Celiac and Your Teeth

Did you know that Celiac disease can affect the enamel on your teeth? As a matter of fact, there are some folks out there who first heard that they might have Celiac disease from their dentist!
If you think about it, it really makes a lot of sense. When someone has Celiac disease, their damaged villi are unable to absorb the nutrients from the food you eat. If you are not getting enough nutrients, body parts cannot develop properly. Therefore the teeth will suffer.
I know mine did. I was one of those kids who, no matter how well I looked after my teeth, I had lots of cavities. I also have discolouration.
Not all enamel defects are caused by Celiac but it is very common among those of us who have the condition.
Enamel problems that stem from Celiac disease can include

~discolouration. (White, yellow or brown spots)
~mottled or translucent-looking teeth
~pitting or banding.
These issues are usually symmetrical and most often appear on the incisors and molars.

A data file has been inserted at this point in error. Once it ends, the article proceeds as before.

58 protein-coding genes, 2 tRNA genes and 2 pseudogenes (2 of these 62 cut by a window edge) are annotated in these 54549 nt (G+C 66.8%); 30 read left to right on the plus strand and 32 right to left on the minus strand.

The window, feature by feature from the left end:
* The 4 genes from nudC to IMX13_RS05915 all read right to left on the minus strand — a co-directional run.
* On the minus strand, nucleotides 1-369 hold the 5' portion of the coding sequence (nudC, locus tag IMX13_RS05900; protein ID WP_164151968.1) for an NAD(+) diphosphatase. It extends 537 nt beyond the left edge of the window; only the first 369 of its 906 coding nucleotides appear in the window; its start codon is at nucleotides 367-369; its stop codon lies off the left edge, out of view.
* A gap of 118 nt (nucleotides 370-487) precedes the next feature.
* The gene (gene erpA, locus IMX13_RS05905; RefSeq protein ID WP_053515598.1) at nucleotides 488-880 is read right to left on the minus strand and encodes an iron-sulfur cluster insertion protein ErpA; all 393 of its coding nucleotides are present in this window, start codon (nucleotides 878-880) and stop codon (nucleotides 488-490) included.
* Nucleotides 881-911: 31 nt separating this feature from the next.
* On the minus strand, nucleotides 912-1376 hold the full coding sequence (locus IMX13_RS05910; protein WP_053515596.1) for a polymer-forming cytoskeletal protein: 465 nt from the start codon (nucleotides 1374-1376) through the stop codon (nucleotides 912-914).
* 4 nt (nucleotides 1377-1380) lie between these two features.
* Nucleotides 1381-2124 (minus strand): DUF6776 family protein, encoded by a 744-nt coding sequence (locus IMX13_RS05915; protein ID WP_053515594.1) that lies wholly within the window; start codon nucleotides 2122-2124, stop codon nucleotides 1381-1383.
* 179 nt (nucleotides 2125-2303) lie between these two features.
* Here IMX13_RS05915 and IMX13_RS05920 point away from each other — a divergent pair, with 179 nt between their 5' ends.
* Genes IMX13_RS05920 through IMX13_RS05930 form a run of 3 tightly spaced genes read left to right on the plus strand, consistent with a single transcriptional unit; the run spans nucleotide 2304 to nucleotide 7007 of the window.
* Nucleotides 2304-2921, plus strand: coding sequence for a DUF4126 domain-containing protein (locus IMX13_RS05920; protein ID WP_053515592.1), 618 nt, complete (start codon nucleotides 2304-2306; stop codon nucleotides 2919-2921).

In severe cases, the dentist will use bonding, veneers and other cosmetic procedures to cover the defects.
Aside from the teeth, there are other oral complications from this disease such as canker sores, atrophic glossitis (red, smooth, shiny tongue), dry mouth syndrome, and squamous cell carcinoma (a type of cancer) of the pharynx (the area between your mouth and your nasal passages) and mouth.
Think your kids might have Celiac? Get them checked as soon as possible.

It might not be too late for their teeth.

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